Here are some of the fine points to the equation. For control, we assume a career trajectory of unsuccessful, upon graduating college, to highly successful in old age.
In college, men and women are basically in the same place, both relationship and career-wise. Upon graduating their love lives move in separate directions – hers climbs up, his drops down. This scenario is played out time and again in cities like New York, where men in their 20s are usually either drunk or working (or both at the same time), greatly inhibiting their ability to have a relationship. On the other hand, women at this stage are not as drunk, not working as much, and are desired by men in their 30s.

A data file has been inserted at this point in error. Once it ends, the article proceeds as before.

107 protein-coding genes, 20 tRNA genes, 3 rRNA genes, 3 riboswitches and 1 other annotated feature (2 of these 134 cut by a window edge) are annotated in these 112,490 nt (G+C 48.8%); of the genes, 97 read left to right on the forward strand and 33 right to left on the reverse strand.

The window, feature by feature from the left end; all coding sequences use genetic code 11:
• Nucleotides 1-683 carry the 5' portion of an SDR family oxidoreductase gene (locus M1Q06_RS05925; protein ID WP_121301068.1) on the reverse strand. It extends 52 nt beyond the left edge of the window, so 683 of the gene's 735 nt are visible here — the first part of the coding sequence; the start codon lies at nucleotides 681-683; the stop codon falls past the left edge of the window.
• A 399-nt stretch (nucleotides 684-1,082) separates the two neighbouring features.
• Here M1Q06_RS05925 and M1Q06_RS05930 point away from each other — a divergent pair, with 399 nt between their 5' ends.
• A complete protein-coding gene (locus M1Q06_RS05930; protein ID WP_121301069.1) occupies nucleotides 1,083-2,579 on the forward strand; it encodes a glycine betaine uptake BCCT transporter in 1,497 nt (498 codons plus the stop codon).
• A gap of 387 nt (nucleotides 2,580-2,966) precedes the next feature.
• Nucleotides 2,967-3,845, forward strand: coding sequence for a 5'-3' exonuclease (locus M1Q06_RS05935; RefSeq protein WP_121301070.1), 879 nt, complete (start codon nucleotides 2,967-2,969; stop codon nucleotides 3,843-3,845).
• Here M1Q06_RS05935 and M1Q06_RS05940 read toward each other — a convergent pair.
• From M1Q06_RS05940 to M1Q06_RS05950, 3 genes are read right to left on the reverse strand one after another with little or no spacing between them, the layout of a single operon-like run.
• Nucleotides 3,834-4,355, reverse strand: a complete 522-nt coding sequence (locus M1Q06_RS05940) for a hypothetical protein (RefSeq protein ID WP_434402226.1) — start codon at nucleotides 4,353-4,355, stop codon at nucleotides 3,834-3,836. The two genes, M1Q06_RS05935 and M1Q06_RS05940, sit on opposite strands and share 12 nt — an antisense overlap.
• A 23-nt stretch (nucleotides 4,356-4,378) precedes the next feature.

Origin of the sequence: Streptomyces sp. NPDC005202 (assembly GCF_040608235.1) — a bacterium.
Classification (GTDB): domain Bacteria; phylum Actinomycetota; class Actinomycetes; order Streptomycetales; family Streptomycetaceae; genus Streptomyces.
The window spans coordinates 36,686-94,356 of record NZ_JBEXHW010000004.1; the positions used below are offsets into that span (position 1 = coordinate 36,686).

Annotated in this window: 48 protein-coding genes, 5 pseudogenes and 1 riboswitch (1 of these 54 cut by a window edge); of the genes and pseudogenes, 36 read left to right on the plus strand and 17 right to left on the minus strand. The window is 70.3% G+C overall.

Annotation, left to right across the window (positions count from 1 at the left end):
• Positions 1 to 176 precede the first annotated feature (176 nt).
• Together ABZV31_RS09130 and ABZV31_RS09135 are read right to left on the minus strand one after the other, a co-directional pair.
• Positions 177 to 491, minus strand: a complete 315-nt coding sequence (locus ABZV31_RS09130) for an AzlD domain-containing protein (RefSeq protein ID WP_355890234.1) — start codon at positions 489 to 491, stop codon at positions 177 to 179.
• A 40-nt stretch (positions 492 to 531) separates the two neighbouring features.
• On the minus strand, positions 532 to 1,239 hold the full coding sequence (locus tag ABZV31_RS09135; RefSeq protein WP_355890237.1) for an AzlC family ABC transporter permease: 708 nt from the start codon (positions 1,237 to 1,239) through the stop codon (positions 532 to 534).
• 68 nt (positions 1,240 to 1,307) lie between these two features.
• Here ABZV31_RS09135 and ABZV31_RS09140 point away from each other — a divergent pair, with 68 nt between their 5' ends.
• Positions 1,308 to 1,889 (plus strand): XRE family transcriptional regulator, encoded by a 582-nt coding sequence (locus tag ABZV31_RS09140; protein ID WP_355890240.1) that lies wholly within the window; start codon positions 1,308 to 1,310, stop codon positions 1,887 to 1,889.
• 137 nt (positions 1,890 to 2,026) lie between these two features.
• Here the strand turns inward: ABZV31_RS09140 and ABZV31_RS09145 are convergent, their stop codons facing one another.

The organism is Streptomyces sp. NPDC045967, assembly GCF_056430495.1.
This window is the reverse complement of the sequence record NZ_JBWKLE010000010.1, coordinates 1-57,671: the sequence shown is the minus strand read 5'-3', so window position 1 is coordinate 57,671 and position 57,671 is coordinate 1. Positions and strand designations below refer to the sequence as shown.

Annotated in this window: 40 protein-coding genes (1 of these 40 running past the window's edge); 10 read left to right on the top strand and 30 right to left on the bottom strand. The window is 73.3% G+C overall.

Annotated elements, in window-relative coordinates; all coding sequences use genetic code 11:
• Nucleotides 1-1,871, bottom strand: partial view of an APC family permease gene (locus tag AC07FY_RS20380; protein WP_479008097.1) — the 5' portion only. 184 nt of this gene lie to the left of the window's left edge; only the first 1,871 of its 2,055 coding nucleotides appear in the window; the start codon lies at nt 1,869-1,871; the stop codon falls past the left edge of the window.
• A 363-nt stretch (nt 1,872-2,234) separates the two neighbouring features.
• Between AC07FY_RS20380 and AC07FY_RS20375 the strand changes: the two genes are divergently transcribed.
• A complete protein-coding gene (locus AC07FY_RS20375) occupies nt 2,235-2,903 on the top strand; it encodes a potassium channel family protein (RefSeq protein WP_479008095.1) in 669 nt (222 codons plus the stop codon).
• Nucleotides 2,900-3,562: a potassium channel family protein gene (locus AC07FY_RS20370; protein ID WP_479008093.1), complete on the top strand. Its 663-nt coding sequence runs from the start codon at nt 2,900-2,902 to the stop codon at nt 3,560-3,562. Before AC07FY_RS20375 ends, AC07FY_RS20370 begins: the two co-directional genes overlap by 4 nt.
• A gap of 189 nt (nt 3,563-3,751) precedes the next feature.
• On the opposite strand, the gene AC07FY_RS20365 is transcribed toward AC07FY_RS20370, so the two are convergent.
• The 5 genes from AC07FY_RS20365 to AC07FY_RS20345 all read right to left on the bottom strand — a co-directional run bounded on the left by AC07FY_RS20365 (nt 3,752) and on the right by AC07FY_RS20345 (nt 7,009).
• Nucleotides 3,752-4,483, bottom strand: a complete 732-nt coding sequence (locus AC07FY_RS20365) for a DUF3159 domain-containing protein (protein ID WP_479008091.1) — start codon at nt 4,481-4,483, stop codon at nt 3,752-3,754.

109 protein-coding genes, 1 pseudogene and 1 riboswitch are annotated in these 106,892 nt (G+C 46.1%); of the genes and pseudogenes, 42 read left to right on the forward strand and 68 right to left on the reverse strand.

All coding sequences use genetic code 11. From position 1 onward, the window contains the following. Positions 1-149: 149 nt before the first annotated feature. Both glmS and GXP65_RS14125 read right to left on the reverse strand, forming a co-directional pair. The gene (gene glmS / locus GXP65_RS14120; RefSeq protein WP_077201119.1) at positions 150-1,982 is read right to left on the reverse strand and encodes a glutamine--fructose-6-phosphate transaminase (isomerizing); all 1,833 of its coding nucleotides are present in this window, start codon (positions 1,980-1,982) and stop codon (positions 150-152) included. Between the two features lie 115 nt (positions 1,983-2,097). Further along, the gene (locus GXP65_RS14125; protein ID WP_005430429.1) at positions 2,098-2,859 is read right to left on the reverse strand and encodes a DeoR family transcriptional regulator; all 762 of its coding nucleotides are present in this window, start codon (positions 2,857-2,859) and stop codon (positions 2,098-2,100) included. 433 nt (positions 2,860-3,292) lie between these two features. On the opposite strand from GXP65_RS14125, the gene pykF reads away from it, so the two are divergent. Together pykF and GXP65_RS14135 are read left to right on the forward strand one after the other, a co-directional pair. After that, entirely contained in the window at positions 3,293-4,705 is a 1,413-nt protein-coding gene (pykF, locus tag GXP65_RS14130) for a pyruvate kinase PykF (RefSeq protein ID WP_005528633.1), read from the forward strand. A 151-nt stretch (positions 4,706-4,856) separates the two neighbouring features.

It’s not until their late 20’s do the guys start their climb, along with their career. This is likely due to their slow awakening from a decade’s long inebriated state, followed by a brief spell of boredom, followed by a desire to “get serious” with someone. But for women, the trend seems to be the opposite – as their responsibility, hours, and pay increase at work, their interest in finding love wanes. “I’m concentrating on my career,” is a familiar refrain, as is “I don’t have time for a relationship.”
Aside from a brief but sudden drop for men in their early 40s due to a mid-life crisis, their love lives coordinate with their career trajectory into their old age. But as the woman continues her mercurial career ascent, her love life descends into an twilight-years nadir.